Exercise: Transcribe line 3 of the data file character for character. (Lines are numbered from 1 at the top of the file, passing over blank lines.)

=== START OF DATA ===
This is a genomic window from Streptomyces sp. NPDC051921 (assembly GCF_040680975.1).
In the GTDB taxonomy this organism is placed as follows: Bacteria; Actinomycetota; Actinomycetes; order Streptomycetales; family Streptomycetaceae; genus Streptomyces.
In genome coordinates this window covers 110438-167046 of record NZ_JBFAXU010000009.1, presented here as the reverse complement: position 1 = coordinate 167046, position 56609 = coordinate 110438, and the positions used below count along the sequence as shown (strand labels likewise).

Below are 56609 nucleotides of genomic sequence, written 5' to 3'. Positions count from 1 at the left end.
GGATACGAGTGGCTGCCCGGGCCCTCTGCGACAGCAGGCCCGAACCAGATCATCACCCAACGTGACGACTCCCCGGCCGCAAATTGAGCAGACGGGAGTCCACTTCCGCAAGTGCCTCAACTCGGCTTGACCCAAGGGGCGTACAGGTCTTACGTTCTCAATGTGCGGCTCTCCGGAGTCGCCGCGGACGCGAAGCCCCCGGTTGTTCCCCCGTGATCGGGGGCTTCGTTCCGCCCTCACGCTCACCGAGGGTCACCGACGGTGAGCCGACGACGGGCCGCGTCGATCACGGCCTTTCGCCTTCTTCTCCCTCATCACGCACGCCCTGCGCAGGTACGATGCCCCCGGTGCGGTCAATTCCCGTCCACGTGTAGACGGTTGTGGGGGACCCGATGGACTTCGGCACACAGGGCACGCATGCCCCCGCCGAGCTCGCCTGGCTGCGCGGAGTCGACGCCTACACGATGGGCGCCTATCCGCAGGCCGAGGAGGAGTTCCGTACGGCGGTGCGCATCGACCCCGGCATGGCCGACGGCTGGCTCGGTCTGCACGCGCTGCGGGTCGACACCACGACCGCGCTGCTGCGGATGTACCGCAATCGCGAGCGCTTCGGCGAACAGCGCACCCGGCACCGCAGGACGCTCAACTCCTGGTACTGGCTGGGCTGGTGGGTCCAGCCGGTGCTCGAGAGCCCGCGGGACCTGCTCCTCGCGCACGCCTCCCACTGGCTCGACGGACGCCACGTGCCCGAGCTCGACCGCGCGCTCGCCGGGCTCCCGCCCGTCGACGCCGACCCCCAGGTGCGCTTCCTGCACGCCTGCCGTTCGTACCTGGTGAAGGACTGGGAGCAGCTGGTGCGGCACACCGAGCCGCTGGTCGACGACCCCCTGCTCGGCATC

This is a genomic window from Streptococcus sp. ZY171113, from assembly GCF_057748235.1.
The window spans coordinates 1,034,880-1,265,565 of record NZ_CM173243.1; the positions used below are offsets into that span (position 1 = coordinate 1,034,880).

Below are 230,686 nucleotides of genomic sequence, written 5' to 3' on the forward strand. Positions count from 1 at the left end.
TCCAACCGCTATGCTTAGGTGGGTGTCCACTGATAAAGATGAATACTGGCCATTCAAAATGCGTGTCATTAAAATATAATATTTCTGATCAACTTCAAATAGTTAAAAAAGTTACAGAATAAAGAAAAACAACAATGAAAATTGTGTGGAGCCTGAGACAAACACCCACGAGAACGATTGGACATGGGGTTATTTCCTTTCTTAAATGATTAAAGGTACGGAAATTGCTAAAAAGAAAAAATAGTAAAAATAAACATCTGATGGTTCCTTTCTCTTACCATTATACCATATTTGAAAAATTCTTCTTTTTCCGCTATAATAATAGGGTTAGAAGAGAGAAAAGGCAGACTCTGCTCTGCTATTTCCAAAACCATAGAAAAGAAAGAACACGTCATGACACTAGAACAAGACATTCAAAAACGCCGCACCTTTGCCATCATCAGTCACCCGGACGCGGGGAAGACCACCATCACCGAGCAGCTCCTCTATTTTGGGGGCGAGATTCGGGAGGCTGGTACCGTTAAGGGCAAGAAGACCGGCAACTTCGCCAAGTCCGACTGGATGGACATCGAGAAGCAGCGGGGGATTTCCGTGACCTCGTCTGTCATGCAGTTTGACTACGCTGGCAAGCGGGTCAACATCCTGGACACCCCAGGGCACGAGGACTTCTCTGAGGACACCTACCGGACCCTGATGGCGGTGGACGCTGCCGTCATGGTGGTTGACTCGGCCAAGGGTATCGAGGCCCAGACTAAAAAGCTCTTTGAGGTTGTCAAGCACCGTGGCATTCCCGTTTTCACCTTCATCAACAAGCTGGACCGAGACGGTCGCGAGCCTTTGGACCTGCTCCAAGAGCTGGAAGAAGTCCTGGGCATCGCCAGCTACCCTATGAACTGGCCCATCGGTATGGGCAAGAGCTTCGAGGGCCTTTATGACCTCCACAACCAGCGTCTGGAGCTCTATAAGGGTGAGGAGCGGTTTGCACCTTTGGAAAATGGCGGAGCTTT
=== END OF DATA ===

In genome coordinates this window covers 110438-167046 of record NZ_JBFAXU010000009.1, presented here as the reverse complement: position 1 = coordinate 167046, position 56609 = coordinate 110438, and the positions used below count along the sequence as shown (strand labels likewise).